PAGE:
A shotgun blast destroyed most of Sean Phillips’s face when he was seventeen. In one of my favorite scenes from John Darnielle’s Wolf In White Van, a pair of metalhead teenagers drinking beers in a parking lot have asked to see his reconstructed visage up close. He informs the reader that no one ever asks if they can look; mostly they stare, disgusted, horrified. It doesn’t scare the teen outcasts; they’re fascinated by it, thrilled by the walking gore before them. They high-five him, blowing smoke away from him in deference. “I felt like the sun had just risen inside me.” He has been disfigured in what we come to find out was a botched suicide attempt.
John Darnielle’s debut is an absolute wonder, the best new novel I’ve read this year. Though he also wrote a slim novella for Continuum’s 33 ⅓ series, the author is most widely known for his band The Mountain Goats, with whom he’s released over a dozen albums. He commands a devout fan base, aided by his generous presence on social media outlets. The New Yorker called him “America’s best non-hip-hop lyricist.” Qualifiers aside, that is a lot to live up to when you’re switching mediums. But through deft construction and well-earned empathy, Darnielle has crafted a memorable character who is guided through the darkest patches of his life by an inner intensity that burns like a magnesium flare.
Now thirty and basically a shut-in, Sean’s quiet life revolves around his game business. His biggest success is a play-by-mail post-apocalyptic role-playing game in which his customers walk through a scorched North America, dodging territory-hungry bandits and roving scavengers as they try to cross the plains en route to a star-shaped fortress built on the Kansas planes called the Trace Italian. As a business practice, most roads will eventually lead to the Trace, though not all players will stick with it long enough to know its sanctuary. If that reads like gobbledygook, think of it like a choose-your-own-adventure version of Cormac McCarthy’s The Road.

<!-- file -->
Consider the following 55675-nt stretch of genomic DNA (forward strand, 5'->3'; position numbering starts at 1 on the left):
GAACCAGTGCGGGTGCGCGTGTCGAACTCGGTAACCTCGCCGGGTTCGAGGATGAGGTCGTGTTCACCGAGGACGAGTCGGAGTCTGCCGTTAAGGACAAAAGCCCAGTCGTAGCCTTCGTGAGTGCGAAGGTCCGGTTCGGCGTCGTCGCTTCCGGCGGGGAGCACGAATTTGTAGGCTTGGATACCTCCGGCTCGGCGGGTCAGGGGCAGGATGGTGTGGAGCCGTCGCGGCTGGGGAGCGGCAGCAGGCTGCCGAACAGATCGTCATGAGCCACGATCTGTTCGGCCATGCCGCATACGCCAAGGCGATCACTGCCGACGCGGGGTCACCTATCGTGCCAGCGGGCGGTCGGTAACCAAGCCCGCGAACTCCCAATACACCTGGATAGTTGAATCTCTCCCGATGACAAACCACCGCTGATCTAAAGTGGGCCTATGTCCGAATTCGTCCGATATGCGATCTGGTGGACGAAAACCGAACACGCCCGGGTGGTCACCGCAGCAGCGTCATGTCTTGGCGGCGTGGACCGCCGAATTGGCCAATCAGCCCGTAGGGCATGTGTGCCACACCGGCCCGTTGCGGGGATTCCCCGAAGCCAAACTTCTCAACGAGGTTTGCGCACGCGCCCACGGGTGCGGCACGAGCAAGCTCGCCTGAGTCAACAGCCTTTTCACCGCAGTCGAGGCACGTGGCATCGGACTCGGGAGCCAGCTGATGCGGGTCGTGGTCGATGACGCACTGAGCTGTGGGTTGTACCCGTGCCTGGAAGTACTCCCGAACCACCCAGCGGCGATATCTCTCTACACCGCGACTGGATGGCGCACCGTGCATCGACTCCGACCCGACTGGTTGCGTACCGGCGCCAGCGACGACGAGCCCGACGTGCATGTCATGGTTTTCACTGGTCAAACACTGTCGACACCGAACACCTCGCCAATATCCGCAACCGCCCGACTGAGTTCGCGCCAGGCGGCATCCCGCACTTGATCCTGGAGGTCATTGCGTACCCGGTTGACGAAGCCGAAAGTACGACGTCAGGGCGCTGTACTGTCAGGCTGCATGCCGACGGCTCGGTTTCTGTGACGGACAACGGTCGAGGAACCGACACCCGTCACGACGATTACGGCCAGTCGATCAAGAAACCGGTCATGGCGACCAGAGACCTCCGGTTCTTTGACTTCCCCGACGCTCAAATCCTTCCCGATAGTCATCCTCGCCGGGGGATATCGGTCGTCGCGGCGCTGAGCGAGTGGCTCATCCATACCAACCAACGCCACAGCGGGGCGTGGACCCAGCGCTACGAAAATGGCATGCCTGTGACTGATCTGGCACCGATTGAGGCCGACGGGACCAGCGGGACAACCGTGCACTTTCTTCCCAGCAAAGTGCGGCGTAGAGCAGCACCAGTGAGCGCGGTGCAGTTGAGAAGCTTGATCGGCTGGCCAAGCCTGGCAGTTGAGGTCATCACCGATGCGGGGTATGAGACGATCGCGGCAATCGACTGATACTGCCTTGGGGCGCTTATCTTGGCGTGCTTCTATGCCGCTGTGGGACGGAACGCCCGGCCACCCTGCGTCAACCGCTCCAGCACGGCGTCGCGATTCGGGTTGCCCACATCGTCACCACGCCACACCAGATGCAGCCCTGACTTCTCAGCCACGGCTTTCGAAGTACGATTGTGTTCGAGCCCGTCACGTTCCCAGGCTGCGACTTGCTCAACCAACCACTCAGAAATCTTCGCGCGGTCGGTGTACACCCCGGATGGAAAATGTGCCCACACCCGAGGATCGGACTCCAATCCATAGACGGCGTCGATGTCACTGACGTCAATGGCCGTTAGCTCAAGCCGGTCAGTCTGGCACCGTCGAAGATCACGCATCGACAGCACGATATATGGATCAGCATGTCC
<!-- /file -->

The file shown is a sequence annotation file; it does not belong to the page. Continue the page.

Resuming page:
As you progress the path becomes less clear: with every less clear point you know you’re going beyond the places where the others lost the trail. Stopping to rest, you see a spot where plants seem to grow higher. If they have followed your path faithfully, bounty hunters will be here within the hour. North lies Nebraska.
Choice is the resounding theme that binds the narrative and the game descriptions within the book. Sean constantly describes his own world in terms like these, detours and back roads that lead you to the safe place. It is what got him out of the hospital. He describes in searing detail the agony that passes the days. “Every thought or emotion I have is focused on the pounding pain in my face, which feels as big as the side of a barn. I hurt so much that I would trade anything for relief, do anything, hurt anyone.” While there, basically mute and immobile for weeks, creating and envisioning the future wasteland that becomes Trace Italian was his most important means of recuperation. As within the game itself, the Trace was created as a sanctuary. With it, he is able to abide the physical anguish that will be with him always as well as the constant gawking that would degrade a weaker spirit. He visualizes his pain and frustration in order to overcome it, or hide as it skulks by.